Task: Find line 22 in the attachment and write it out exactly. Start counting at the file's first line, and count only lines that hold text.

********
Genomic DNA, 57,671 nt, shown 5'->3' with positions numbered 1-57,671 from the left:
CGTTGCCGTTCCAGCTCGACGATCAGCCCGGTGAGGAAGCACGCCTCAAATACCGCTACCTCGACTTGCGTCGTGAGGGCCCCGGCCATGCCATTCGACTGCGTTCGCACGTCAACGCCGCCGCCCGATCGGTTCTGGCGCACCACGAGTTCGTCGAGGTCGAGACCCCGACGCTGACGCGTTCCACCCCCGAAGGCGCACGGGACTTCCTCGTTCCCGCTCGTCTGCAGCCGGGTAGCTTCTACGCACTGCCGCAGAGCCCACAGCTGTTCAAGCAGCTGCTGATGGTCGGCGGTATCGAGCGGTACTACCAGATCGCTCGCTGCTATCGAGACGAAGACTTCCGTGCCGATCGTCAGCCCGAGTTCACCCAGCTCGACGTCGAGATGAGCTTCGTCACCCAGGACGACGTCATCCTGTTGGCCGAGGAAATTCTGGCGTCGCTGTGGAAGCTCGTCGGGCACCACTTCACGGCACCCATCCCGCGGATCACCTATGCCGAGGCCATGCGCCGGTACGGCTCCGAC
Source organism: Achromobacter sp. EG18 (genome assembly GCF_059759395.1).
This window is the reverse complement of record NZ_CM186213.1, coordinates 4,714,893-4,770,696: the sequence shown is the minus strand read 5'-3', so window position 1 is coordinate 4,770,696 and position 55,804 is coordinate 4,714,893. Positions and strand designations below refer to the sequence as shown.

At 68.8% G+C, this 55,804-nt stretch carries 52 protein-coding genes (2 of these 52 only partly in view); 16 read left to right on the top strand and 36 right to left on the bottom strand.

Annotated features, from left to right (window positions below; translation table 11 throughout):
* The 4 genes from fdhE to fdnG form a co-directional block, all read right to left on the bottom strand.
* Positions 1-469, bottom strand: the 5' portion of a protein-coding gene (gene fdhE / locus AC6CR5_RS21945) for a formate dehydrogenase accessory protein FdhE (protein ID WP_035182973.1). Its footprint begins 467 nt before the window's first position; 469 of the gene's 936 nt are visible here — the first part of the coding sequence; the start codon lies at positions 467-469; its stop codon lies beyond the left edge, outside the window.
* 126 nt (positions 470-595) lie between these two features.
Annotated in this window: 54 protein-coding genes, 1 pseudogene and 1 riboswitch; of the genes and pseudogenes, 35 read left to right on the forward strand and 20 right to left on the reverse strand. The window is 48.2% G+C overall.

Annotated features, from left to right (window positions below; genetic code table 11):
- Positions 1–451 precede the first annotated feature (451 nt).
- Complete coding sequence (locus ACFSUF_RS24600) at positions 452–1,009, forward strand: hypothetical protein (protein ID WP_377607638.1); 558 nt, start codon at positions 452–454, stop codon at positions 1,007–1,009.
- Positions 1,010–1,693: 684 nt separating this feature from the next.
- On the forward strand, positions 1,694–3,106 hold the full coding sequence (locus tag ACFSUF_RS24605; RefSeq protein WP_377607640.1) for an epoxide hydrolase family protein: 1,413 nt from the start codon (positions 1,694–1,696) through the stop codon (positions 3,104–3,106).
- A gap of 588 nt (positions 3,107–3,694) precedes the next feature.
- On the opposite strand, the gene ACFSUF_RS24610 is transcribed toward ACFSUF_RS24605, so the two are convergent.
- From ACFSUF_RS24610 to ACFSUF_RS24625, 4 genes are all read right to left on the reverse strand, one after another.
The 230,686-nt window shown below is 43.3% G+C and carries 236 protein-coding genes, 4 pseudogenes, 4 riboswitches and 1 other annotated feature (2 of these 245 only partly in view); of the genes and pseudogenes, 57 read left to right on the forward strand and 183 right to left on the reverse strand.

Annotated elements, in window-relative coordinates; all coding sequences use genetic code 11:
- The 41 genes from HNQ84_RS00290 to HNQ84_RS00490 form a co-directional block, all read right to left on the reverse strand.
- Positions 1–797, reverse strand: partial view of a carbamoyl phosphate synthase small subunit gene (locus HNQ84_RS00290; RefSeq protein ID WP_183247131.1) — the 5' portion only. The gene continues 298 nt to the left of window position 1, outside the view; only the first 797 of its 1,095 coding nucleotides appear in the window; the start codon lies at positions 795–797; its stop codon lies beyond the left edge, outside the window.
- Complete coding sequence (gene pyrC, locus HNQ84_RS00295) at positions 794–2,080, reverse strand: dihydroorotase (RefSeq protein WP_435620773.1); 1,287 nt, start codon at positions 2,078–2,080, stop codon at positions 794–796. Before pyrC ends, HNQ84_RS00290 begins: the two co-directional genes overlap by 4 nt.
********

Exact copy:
- Positions 1–797, reverse strand: partial view of a carbamoyl phosphate synthase small subunit gene (locus HNQ84_RS00290; RefSeq protein ID WP_183247131.1) — the 5' portion only. The gene continues 298 nt to the left of window position 1, outside the view; only the first 797 of its 1,095 coding nucleotides appear in the window; the start codon lies at positions 795–797; its stop codon lies beyond the left edge, outside the window.